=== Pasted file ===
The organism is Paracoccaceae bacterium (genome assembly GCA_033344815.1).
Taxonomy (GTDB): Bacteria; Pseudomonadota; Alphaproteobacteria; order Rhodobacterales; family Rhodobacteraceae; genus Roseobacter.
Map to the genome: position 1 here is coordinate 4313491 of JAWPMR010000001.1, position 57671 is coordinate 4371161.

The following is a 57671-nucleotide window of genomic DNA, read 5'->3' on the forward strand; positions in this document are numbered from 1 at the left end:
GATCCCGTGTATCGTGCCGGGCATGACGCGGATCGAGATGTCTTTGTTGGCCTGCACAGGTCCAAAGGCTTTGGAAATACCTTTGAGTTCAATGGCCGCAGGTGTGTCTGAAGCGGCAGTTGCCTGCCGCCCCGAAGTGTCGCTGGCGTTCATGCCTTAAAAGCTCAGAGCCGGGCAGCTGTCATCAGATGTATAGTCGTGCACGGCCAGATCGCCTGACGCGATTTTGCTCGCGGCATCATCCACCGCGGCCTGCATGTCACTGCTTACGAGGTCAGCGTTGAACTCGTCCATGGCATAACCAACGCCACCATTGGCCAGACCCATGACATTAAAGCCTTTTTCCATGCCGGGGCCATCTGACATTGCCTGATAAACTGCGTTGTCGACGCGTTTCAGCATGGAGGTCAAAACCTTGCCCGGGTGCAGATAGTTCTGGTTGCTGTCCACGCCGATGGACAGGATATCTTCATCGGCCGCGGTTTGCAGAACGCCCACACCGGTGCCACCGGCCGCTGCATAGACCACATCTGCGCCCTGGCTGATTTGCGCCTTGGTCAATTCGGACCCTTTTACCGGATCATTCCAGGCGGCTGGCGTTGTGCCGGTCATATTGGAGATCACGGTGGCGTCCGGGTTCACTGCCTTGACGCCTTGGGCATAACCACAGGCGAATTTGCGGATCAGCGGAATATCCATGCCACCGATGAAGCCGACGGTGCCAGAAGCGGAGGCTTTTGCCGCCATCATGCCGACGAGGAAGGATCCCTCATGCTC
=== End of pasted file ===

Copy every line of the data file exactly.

The organism is Paracoccaceae bacterium (genome assembly GCA_033344815.1).
Taxonomy (GTDB): Bacteria; Pseudomonadota; Alphaproteobacteria; order Rhodobacterales; family Rhodobacteraceae; genus Roseobacter.
Map to the genome: position 1 here is coordinate 4313491 of JAWPMR010000001.1, position 57671 is coordinate 4371161.

The following is a 57671-nucleotide window of genomic DNA, read 5'->3' on the forward strand; positions in this document are numbered from 1 at the left end:
GATCCCGTGTATCGTGCCGGGCATGACGCGGATCGAGATGTCTTTGTTGGCCTGCACAGGTCCAAAGGCTTTGGAAATACCTTTGAGTTCAATGGCCGCAGGTGTGTCTGAAGCGGCAGTTGCCTGCCGCCCCGAAGTGTCGCTGGCGTTCATGCCTTAAAAGCTCAGAGCCGGGCAGCTGTCATCAGATGTATAGTCGTGCACGGCCAGATCGCCTGACGCGATTTTGCTCGCGGCATCATCCACCGCGGCCTGCATGTCACTGCTTACGAGGTCAGCGTTGAACTCGTCCATGGCATAACCAACGCCACCATTGGCCAGACCCATGACATTAAAGCCTTTTTCCATGCCGGGGCCATCTGACATTGCCTGATAAACTGCGTTGTCGACGCGTTTCAGCATGGAGGTCAAAACCTTGCCCGGGTGCAGATAGTTCTGGTTGCTGTCCACGCCGATGGACAGGATATCTTCATCGGCCGCGGTTTGCAGAACGCCCACACCGGTGCCACCGGCCGCTGCATAGACCACATCTGCGCCCTGGCTGATTTGCGCCTTGGTCAATTCGGACCCTTTTACCGGATCATTCCAGGCGGCTGGCGTTGTGCCGGTCATATTGGAGATCACGGTGGCGTCCGGGTTCACTGCCTTGACGCCTTGGGCATAACCACAGGCGAATTTGCGGATCAGCGGAATATCCATGCCACCGATGAAGCCGACGGTGCCAGAAGCGGAGGCTTTTGCCGCCATCATGCCGACGAGGAAGGATCCCTCATGCTC